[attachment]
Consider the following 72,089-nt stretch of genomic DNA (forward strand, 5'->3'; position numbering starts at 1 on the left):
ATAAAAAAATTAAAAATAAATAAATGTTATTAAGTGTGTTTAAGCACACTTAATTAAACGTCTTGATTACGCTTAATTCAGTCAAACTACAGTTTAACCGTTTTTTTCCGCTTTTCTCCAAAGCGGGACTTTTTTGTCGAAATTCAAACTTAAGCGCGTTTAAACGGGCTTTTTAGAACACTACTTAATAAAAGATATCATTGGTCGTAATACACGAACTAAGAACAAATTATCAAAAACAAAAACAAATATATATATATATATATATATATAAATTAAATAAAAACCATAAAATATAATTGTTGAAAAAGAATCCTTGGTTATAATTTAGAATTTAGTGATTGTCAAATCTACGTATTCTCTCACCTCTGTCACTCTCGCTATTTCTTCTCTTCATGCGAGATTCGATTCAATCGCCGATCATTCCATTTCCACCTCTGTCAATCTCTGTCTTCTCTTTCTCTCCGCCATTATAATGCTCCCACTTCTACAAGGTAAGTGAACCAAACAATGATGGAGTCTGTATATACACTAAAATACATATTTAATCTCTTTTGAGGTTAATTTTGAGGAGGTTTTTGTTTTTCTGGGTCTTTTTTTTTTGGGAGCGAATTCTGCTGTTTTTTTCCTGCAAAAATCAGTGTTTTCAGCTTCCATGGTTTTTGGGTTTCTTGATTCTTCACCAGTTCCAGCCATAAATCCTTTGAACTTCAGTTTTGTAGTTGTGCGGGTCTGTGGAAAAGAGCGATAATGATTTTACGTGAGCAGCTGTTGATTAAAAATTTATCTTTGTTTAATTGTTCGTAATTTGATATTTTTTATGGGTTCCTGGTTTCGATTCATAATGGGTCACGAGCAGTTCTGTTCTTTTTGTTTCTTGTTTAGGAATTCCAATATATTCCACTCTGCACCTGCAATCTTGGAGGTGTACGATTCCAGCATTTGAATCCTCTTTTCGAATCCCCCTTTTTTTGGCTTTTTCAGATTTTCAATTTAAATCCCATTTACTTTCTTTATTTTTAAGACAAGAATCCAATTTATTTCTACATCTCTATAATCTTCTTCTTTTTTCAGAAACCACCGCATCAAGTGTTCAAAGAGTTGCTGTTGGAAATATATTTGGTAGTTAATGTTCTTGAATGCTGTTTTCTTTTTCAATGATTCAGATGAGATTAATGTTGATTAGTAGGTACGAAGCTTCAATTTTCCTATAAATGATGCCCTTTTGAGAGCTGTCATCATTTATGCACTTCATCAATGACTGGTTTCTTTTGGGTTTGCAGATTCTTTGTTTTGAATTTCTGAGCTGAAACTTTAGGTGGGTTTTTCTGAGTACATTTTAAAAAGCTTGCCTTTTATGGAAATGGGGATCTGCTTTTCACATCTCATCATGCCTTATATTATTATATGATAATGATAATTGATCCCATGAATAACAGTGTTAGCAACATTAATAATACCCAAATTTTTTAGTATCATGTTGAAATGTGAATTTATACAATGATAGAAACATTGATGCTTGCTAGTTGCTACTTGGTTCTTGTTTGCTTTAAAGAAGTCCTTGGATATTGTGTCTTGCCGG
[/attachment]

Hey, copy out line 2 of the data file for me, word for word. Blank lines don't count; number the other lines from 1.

ATAAAAAAATTAAAAATAAATAAATGTTATTAAGTGTGTTTAAGCACACTTAATTAAACGTCTTGATTACGCTTAATTCAGTCAAACTACAGTTTAACCGTTTTTTTCCGCTTTTCTCCAAAGCGGGACTTTTTTGTCGAAATTCAAACTTAAGCGCGTTTAAACGGGCTTTTTAGAACACTACTTAATAAAAGATATCATTGGTCGTAATACACGAACTAAGAACAAATTATCAAAAACAAAAACAAATATATATATATATATATATATATAAATTAAATAAAAACCATAAAATATAATTGTTGAAAAAGAATCCTTGGTTATAATTTAGAATTTAGTGATTGTCAAATCTACGTATTCTCTCACCTCTGTCACTCTCGCTATTTCTTCTCTTCATGCGAGATTCGATTCAATCGCCGATCATTCCATTTCCACCTCTGTCAATCTCTGTCTTCTCTTTCTCTCCGCCATTATAATGCTCCCACTTCTACAAGGTAAGTGAACCAAACAATGATGGAGTCTGTATATACACTAAAATACATATTTAATCTCTTTTGAGGTTAATTTTGAGGAGGTTTTTGTTTTTCTGGGTCTTTTTTTTTTGGGAGCGAATTCTGCTGTTTTTTTCCTGCAAAAATCAGTGTTTTCAGCTTCCATGGTTTTTGGGTTTCTTGATTCTTCACCAGTTCCAGCCATAAATCCTTTGAACTTCAGTTTTGTAGTTGTGCGGGTCTGTGGAAAAGAGCGATAATGATTTTACGTGAGCAGCTGTTGATTAAAAATTTATCTTTGTTTAATTGTTCGTAATTTGATATTTTTTATGGGTTCCTGGTTTCGATTCATAATGGGTCACGAGCAGTTCTGTTCTTTTTGTTTCTTGTTTAGGAATTCCAATATATTCCACTCTGCACCTGCAATCTTGGAGGTGTACGATTCCAGCATTTGAATCCTCTTTTCGAATCCCCCTTTTTTTGGCTTTTTCAGATTTTCAATTTAAATCCCATTTACTTTCTTTATTTTTAAGACAAGAATCCAATTTATTTCTACATCTCTATAATCTTCTTCTTTTTTCAGAAACCACCGCATCAAGTGTTCAAAGAGTTGCTGTTGGAAATATATTTGGTAGTTAATGTTCTTGAATGCTGTTTTCTTTTTCAATGATTCAGATGAGATTAATGTTGATTAGTAGGTACGAAGCTTCAATTTTCCTATAAATGATGCCCTTTTGAGAGCTGTCATCATTTATGCACTTCATCAATGACTGGTTTCTTTTGGGTTTGCAGATTCTTTGTTTTGAATTTCTGAGCTGAAACTTTAGGTGGGTTTTTCTGAGTACATTTTAAAAAGCTTGCCTTTTATGGAAATGGGGATCTGCTTTTCACATCTCATCATGCCTTATATTATTATATGATAATGATAATTGATCCCATGAATAACAGTGTTAGCAACATTAATAATACCCAAATTTTTTAGTATCATGTTGAAATGTGAATTTATACAATGATAGAAACATTGATGCTTGCTAGTTGCTACTTGGTTCTTGTTTGCTTTAAAGAAGTCCTTGGATATTGTGTCTTGCCGG